Tom's Definitive Linux Software Roundup: Audio Apps

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adamovera

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[citation][nom]mayne92[/nom]Nice Linux roundup! I love reading your Linux articles Adam.[/citation]
Thanks :)
[citation][nom]compton[/nom]One aspect of music playback is supp)ort for ASIO and WASAPI. While I have a couple of options for Windows (Foobar, J.River), I'm not sure what my options are for Linux. Any thoughts?[/citation]
Enable real-time processing or use a real-time kernel, and JACK. See the next article, Audio Production, for more on these.
[citation][nom]maxram[/nom]Nice article.However, I'm missing a section covering WEB-based audio managers...Hints: Ampache, Subsonic, Ampjuke, kPlaylist...[/citation]
I missed Subsonic, neat app, probably should have been in Internet Apps, assuming it qualified back then. Ampache, Ampjuke, and KPlaylist don't qualify - aren't in the repos and don't offer deb/rpm installers.
[citation][nom]barsanuphe[/nom]what, no mention of the glorious thing that is MPD?[/citation]
MPD is a server-side program, see page 2.
[citation][nom]w4rr10r[/nom]Thank you for great article. I've been really surprised that you've mentioned even not very popular apps like JuK (but haven't seen i.e. very interesting Bangarang). BTW great choice of music. ~_^Personally, I use Audacity for recording. Yeah, I know that it's rather an app for producers and it'll be probably mentioned in the next part...[/citation]
Bangarang will be in Video Apps. Thanks :) Yes, Audacity is in the next one: Audio Production.
[citation][nom]mamarok[/nom]I just wonder why you review Amarok's 2.2.0 version which came out in October 2009 while Kubuntu 10.10 ships version 2.3.2 (released in September 2010) by default?[/citation]
Image Apps, Audio Apps, Audio Production, and Video Apps were originally going to be one segment (Multimedia Apps), so the point in time that we looked at the apps in these segments jumps all over. If I recall correctly, Amarok and Rhythmbox, along with many of the video apps were actually looked at months ago, possibly before Image Apps published. We redo if a major change has occurred (e.g. a whole number version change, new features, removal of old features, interface overhaul). Any negatives we found are re-checked in the latest version to see if they are still present, and yes, unfortunately Amarok is still kinda slow :( Trying to get the latest version of so many applications in one article is totally infeasible, that's why we included the version numbers to begin with.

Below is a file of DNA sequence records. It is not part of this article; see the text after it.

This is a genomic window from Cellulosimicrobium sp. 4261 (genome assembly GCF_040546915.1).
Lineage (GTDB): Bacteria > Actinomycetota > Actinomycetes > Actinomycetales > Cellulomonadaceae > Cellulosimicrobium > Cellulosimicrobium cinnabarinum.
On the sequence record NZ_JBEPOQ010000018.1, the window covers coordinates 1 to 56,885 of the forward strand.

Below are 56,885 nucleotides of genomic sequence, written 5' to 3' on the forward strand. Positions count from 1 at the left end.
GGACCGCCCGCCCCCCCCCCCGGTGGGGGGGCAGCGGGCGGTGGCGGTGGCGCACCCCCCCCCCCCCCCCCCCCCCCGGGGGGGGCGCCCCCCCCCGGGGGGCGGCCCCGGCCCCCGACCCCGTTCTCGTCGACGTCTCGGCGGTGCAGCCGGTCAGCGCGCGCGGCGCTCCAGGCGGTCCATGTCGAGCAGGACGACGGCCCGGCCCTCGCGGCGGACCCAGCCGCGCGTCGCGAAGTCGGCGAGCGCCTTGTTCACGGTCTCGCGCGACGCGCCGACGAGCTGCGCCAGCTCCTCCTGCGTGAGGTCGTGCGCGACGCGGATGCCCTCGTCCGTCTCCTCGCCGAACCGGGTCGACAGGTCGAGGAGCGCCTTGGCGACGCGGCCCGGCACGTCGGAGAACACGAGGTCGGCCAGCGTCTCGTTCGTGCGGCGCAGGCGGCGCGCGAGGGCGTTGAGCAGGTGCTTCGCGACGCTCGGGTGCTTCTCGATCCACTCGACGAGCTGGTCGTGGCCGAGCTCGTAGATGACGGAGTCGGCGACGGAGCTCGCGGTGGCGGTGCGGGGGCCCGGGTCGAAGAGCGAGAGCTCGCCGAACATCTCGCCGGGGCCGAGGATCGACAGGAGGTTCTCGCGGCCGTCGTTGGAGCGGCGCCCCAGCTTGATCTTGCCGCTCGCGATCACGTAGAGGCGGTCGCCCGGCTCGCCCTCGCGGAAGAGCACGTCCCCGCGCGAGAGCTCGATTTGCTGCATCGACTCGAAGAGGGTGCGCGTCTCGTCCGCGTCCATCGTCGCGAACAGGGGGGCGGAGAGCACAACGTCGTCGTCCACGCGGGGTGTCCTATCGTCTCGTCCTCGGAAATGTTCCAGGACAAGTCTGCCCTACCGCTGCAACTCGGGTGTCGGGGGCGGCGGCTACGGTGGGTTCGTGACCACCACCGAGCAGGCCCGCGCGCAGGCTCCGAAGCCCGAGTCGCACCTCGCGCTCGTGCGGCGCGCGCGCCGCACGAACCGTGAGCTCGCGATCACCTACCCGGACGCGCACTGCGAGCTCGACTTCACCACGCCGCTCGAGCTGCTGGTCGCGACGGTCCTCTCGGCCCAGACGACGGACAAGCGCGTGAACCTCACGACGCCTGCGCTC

WheelsOfConfusion

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I've been wondering why people (on Gnome at least) use Banshee over Rhythmbox, they seem to be almost identical in functionality that I've been able to see, except that Banshee burns CDs directly instead of using a Nautilus dialog or something. I've found Rhythmbox is pretty resource-light compared to other options like Amarok and Banshee, too.
 

adamovera

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[citation][nom]WheelsOfConfusion[/nom]I've been wondering why people (on Gnome at least) use Banshee over Rhythmbox, they seem to be almost identical in functionality that I've been able to see, except that Banshee burns CDs directly instead of using a Nautilus dialog or something. I've found Rhythmbox is pretty resource-light compared to other options like Amarok and Banshee, too.[/citation]
Banshee rips and burns CDs, plays videos, and accesses Miro content - that's at least three extra apps it takes out (CD software, video player, and Miro). It's also for OSX and soon Windows too, and cross-platform apps are much preferred for anybody using multiple OSes (an increasing trend these days). It has duplicates for most of the best Rhythmbox extensions, and it can import from iTunes, Rhythmbox, and Amarok (making switching to it very easy). I have found Banshee to be fast, not any faster than Rhythmbox or WinAmp, but faster than Amarok, and certainly faster than iTunes.

Personally, I use Amarok since I much prefer KDE to GNOME and actually like the new Amarok. Banshee's video capabilities don't entice me because nothing is replacing VLC for my video needs - they'll have to pry VLC out of my cold dead hands. That, and I still hold a candle for WinAmp, making it hard for any media manager to live up to. Atypical personal choices aside, I can easily see why Banshee is rapidly becoming the community favorite: it is the most feature complete, available for multiple platforms, and is easy to switch to.